In this week’s edition of Things I Wish I Knew, Joleena Louis discusses how she learned three effective techniques to organizing her solo law firm.
We are halfway through the first month of 2016, which means holiday festivities are over and we are getting back into the normal flow of life as a solo. January is a great time to get organized in all areas of our life, including our practices.
Organizing your law firm is the key to becoming more productive as a solo attorney. It’s easier to stay motivated to reach your 2016 law practice goals when the chaos of solo life is under control. Here are some of the ways I organize my law firm to set the year up for success:
I have personally found myself guilty of letting papers and files pile up on my desk and around my office. There is no worse feeling that not being able to find an important document because you’ve allowed your office to get disorganized.
I have learned the most effective solution to this problem is to force myself to sit down and completely clear off my desk. Then I go through everything and only replace the items I have used in the past two months. Everything else gets tossed, stored or filed away.
If you’re like me, it can sometimes be difficult to let go of an item and throw it away. Remember to be realistic with yourself. If you haven’t been using it, then you probably never will.
Repeat this process for all of the surfaces in your office, drawers, file cabinets and your briefcase or purse.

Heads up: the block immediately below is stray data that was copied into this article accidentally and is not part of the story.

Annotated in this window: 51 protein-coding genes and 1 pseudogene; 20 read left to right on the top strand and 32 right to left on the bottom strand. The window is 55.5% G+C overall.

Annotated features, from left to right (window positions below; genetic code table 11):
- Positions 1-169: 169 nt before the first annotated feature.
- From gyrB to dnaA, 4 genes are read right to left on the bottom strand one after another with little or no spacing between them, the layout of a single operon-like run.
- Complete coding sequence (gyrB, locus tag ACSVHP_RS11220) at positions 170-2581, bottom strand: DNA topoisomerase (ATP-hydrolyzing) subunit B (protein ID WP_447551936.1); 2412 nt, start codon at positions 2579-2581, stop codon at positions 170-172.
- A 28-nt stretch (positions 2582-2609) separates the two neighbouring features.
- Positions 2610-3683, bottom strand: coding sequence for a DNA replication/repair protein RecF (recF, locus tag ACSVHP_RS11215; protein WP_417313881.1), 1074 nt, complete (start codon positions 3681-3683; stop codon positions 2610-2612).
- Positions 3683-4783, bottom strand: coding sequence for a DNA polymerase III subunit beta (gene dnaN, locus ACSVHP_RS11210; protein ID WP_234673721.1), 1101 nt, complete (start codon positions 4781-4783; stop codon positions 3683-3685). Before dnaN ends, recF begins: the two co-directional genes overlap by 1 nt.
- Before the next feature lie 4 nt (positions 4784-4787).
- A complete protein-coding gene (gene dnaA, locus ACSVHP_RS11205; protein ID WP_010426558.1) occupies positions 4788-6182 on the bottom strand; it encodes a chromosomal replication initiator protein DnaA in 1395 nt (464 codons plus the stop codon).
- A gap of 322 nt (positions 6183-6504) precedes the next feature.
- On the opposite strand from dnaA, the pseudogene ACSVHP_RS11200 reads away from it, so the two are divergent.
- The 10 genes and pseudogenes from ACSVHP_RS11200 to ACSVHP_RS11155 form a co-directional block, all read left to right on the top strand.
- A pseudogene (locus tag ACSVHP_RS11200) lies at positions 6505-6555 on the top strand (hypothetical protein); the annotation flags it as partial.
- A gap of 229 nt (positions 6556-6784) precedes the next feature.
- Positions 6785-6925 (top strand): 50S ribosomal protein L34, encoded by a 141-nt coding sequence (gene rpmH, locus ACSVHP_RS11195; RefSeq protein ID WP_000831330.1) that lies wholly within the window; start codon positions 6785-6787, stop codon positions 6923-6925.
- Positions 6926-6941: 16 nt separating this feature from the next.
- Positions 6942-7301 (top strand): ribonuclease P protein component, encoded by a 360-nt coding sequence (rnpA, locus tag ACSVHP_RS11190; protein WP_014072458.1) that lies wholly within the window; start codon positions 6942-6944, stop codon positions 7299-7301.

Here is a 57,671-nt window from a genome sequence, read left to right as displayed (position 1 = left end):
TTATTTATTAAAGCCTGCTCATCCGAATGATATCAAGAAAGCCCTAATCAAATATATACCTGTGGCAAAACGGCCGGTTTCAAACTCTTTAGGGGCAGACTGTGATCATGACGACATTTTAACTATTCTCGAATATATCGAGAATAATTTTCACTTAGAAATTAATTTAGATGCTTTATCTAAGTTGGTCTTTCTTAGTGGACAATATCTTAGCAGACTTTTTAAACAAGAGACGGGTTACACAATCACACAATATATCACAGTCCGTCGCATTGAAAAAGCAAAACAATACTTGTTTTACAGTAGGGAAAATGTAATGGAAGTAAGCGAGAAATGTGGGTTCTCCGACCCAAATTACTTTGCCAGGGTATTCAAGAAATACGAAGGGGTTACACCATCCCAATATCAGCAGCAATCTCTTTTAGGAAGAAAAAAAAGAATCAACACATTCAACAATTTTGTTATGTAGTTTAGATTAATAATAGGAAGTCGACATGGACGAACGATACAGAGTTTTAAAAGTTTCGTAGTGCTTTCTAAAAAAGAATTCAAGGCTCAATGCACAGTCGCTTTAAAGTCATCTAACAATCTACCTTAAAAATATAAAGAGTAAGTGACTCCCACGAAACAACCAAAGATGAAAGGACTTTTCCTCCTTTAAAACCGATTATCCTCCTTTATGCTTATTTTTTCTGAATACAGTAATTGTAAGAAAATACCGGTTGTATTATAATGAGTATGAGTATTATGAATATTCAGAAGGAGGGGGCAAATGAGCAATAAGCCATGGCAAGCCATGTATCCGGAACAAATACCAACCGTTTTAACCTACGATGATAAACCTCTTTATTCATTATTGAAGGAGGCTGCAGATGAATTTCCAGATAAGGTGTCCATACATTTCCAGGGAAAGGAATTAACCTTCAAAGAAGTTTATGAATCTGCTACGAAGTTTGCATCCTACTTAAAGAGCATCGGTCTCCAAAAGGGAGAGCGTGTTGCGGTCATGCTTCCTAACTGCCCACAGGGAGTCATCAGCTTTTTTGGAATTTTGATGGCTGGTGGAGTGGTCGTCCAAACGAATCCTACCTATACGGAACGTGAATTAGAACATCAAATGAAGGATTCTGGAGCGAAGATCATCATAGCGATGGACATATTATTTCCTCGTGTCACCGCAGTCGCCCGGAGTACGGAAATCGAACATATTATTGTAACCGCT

2. Sort and organize
Next go through all of your inboxes– your physical inbox or the pile of papers on your desk, random files in your briefcase, and your email. For each item you touch, either add it to your to-do list, file it, delegate it or toss it.
I have discussed how I use David Allen’s Getting Things Done method before, and it is still the best way for me to stay organized:
- Set aside two hours a week to assess, process, organize, do, and then review tasks
- Go through my physical and digital inbox
- Review my calendar
- Do a “mind dump” to get everything out of my head
- Write everything I need to do for the week on a master list
Once you start sorting through your files, take the opportunity to update or create a case list with the status and outstanding tasks for each open matter. This list will help you improve your communication with your clients because you can use it to quickly review the status of a case and update your clients on the next steps.
3. Review or establish systems
As solos we often have to do everything ourselves and, in my experience, sometimes things slip through the cracks. Having systems in place to manage your law firm makes it easier to stay on top of things and provide consistent service to every client.
You should have systems for everything you do– from client intake to keeping track of deadlines. Even if you already have systems in place, it’s always a good idea to review them and determine how to do them better.
I have found the best way to do this is to create a checklist for every process. Writing it down will encourage you to use the least amount of steps required, and will ensure you never miss any steps. You don’t need to do this all at once, just jot down a checklist as you do a new task.
Having a checklist will also help when you need to delegate tasks to someone else. They’ll be able to easily complete the tasks to your standards.
Another tool I’ve found very useful for creating systems is the workflows in MyCase. For example, when a client schedules a meeting I can set up a workflow that automatically gives me the next steps, such as reserving the conference room, sending a reminder email before the meeting, creating an agenda, sending a follow up email summarizing the meeting and invoicing for the meeting.